The objections I will likely receive from part 1 of this article are these main two: (1) the fourteenth amendment guarantees to every “United States citizen” the privileges and immunities in the United States Constitution and that includes the second amendment; and (2) the states do not have a right to deprive their citizens of a fundamental right, such as the right to keep and bear arms, such that, the matter is not one of granting power to the federal government, but of limiting the state government. To these arguments, I preemptively respond.
As to the first argument, let us admit a historical fact: the states did not waive any right to govern themselves unless it was delegated to the federal government and this included the regulation of those matters listed in the bill of rights. This was held by the United States Supreme Court and State Supreme Courts up until and even after the fourteenth amendment was ratified, concluding that the States retained the power to govern themselves in those areas, except as delegated to the federal government in article 1, section 8, or expressly waived in article 1, section 10. More pertinently, the founding generation agreed that the bill of rights did not restrict the States to govern internally, much less than the powers delegated to Congress did. Thus, the argument that the fourteenth amendment gives power to the federal government to enforce against the states is a recent one in America’s history and is founded only upon the “privileges and immunities” clause of the fourteenth amendment. Unfortunately, however, this constitutional application, in part, sacrifices the federal form of government for a national form–a concept that was rejected in the constitutional convention debates of 1787 and was most certainly rejected by the Anti-Federalists. I likewise reject it.
As to the merits of this argument, I do not feel it necessary to delineate the decisions of federal courts. Admittedly, you could take your pick of cases post 1900 that would support your argument to give the federal government this power to control the States. Rather, I want to express the political dangers and implications of this argument. In essence, this fourteenth-amendment-limits-the-states argument overturns the foundation upon which America was founded: the federal government has no power to intrude upon the states in any matter not delegated to it or waived by them; the states enjoyed all natural and constitutional rights to govern themselves; the state governments were closer to the people and more apt to meet the needs of those people; the state governments could be affected and changed by state citizens more easily than the federal government could be controlled by a mass of divergent peoples; matters regarding the intricate and essentials of life must be left to the States; the inviolable separation of powers is crucial to the sustenance of a federation of states; a national form of government is more dangerous to the liberty of the people than a federal form.
These, among others, are the maxims upon which America rested. The fourteenth amendment argument opposes these principles and prevents their practicality in a real and substantial way. In short, it is dangerous. It is no wonder that the fourteenth amendment was pushed through by those modern-day nationalists immediately after the War Between the States and defeat of the Confederate States of America. I reject this argument from a political and statehood perspective and advocate, as James Madison did, for an inviolable line of separation between state and federal authority. This line is worthless to control the federal government unless the people understand it and the States enforce it.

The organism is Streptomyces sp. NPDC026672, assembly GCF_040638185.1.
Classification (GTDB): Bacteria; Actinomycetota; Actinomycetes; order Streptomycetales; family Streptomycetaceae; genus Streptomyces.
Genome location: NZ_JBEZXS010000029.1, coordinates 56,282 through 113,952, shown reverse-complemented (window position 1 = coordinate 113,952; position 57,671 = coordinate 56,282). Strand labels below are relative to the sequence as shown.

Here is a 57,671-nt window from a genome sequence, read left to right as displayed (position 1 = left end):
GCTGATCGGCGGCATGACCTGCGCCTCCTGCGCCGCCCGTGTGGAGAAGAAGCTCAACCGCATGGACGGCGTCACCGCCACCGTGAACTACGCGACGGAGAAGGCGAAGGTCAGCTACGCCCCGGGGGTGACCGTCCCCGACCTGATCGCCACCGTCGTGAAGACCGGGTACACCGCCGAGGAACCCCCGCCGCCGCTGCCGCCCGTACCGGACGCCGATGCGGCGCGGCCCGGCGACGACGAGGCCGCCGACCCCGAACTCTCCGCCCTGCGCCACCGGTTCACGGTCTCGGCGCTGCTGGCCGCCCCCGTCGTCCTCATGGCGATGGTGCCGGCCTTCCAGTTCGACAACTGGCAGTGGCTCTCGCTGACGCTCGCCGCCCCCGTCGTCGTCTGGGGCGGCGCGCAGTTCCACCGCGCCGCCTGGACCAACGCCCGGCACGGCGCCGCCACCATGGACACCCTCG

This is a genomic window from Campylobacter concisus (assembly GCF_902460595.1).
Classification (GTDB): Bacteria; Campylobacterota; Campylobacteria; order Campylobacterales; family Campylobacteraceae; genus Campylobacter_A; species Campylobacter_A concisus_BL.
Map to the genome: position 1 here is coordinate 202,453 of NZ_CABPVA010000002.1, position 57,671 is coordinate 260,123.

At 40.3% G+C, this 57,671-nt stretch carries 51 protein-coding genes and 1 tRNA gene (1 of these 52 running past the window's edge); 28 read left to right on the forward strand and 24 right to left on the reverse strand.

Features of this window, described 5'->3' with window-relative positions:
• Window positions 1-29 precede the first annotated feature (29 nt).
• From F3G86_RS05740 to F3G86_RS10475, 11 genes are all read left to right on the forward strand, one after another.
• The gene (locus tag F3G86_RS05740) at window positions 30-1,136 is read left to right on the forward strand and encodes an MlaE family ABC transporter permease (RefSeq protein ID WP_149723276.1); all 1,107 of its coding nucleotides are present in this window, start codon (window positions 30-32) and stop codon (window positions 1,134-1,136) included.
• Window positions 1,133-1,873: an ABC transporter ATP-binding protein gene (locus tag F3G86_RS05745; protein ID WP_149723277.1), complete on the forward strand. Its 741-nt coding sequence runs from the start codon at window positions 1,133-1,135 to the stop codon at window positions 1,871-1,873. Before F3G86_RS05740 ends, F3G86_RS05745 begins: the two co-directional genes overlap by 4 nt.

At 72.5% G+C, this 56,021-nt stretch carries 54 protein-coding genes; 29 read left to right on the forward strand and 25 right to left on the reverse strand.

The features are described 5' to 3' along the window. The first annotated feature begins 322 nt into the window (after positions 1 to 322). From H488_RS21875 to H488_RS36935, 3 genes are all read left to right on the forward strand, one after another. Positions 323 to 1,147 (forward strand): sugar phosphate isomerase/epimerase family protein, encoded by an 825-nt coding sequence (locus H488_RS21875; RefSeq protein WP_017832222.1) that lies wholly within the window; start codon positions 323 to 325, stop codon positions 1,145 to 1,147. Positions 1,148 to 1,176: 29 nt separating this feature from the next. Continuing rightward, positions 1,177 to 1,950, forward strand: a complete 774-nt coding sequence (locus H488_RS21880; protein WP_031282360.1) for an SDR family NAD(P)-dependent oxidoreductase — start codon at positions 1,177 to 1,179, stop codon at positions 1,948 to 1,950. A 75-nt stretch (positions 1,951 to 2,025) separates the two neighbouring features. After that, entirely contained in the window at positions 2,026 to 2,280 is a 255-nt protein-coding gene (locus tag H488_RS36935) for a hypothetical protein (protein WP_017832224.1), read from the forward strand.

As to the second argument that the states do not have the right to deny their citizens of a fundamental right, such that the second amendment does not so much grant power to the federal government as it does limit the power of the state governments, I find it to be missing the point entirely and calling “six eggs” by the name “one-half dozen.” That the second amendment’s purpose purportedly only limits the States and does not increase the federal government’s power attempts to hide in the passive voice what is reality in the active voice. Indeed, actions speak much louder than words: the federal government’s power is increased at the expense of the States. With the responsibility to govern comes the power to force.
Additionally, this argument ignores the matters of separation of powers; the limited nature and scope of the federal government; the essence of the tenth amendment; and the nature and character of the union formed in 1787-1789. Let us take one example to illustrate what we mean by these concepts. Suppose the Chinese government denied its citizens the right of trial by jury of their peers. Admittedly, this would deny what we consider to be a fundamental right. So, would America have the right and power to demand that the Chinese government change its law and force it to do so? Or put it in the reverse, would China have the right to force America to do this or that? The answer should be obvious: no, because neither has jurisdiction over the internal political affairs of the other. America’s and China’s powers are inviolably separate from each other. For one to attempt to encroach on the other is an act of war.